Fetching User Profile Properties and making use of the Local Storage

Fetching user profile information for a given user can be both slow performance wise and technically arduous (due to there not being a way to filter specific custom user profile properties for a given user).

So we will look at how we can fetch this user profile information elegantly and and save it locally.

In this article I will walk through how to fetch user profile properties using REST and then store them in a usable locally cached form.


Getting User Profile information

First of all, we need to establish which properties we want to store and the structure of the JavaScript object that will hold them.

For this example I will construct a simple JSON object called ‘Current‘ which lives in the MyCompany.UserProfiles namespace and store the user profile property values in there.

Excellent, but we want to actually fetch these properties back from the REST endpoint and save them in this object and as it turns out that’s pretty straight forward as well.

First we declare a constants JSON object which will hold the REST endpoint and the local storage cache key (we need this to save the properties to the web browser’s local storage cache).

Wait a minute… What is this GetLocalStorageItemCacheForKey function? Well this is where we check to see if we already have this specific set of data in the user’s web browser local storage cache and then return either the cached results or the endpoint data.

We will take a look at this in detail in just one minute, but the important thing to note right now is that this function returns our user profile properties and we are looping through a collection of properties that we want to map (which matches the javascript object we created earlier) and using this returned array of data, populating the Current JSON object.

So how do we actual check Local Storage and fetch the profile properties?

Ok a minute is up, so lets look at this local storage function. First of all, in this function we check the web browsers local storage cache to see if the user profile property data exists and if it is still valid. If the data is there, we serve that straight back to the ‘GetCurrent’ function by resolving the JavaScript promise with the user profile data.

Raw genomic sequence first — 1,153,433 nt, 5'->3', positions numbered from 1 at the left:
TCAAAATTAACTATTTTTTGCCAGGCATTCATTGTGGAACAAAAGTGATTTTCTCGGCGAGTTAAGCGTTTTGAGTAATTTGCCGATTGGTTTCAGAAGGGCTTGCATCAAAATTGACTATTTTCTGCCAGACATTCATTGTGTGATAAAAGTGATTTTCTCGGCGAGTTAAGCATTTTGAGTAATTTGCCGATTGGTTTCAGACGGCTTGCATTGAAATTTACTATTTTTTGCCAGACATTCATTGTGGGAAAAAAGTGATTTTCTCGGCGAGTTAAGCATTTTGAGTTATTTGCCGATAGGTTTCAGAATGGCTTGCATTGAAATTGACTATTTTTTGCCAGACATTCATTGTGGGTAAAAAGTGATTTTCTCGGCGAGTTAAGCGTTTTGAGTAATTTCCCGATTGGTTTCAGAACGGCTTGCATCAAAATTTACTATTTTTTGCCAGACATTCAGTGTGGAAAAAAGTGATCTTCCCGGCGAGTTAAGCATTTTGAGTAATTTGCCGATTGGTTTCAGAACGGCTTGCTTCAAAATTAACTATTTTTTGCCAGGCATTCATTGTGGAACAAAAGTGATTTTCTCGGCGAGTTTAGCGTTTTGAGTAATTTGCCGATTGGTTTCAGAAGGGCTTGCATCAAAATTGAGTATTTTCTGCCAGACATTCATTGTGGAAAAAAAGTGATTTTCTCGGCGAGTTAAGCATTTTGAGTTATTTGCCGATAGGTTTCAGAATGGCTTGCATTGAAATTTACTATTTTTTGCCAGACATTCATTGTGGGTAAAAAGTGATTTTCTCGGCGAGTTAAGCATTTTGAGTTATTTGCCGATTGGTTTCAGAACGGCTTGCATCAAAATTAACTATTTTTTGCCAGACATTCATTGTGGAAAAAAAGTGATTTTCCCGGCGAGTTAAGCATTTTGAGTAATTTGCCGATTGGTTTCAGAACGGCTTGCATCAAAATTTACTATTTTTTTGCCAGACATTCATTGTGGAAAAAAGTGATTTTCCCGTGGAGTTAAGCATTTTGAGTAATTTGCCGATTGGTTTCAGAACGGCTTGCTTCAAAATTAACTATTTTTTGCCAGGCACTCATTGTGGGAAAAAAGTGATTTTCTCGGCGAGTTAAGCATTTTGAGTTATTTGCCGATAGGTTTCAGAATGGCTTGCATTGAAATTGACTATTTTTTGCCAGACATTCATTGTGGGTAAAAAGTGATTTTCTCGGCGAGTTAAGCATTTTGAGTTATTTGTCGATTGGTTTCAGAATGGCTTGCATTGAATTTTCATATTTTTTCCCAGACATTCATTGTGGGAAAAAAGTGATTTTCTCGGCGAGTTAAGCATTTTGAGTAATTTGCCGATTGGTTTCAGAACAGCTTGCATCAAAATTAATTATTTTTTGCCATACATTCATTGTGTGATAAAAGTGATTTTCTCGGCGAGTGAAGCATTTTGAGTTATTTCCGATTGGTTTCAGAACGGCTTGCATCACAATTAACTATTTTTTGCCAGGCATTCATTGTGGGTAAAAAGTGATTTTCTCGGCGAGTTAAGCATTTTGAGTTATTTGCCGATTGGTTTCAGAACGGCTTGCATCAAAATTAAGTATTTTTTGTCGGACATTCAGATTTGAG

If the data is not there, or it’s out of date, we go off and fetch it and then store it in the cache. Again, we resolve this newly retrieved data to the ‘GetCurrent‘ function by resolving the JavaScript promise in the same way.

The full code for working with the Local Storage in this way is as follows:

So now that we have the user profile property collection, we need to actually find the property values that we need from a pretty ambiguous array of JavaScript JSON objects (returned by the endpoint).

We do this with the help of a function which iterates through the user profile collection until the relevant property is found.

So now we have everything that we need to get a specific selection of user profile properties efficiently – storing them in the relevant user’s web browser local storage cache and fetching them only when needed.

So the full user profile JavaScript is as follows (using the Local Storage functionality we discussed early in this article).


It would be pretty straight forward to adapt this code to save the formatted JSON object to the web browser local storage cache instead of the raw endpoint data.

You could also, extend the ‘Current’ JSON object to hold the mappings that you need – this would allow you to iterate through this single object instead of creating a temporary array (as shown in the GetCurrent function).

With these things in mind, hopefully you can see how easy it is to get this information and store it for efficiency and ease of use going forward.



Fetching User Profile Properties and making use of the Local Storage

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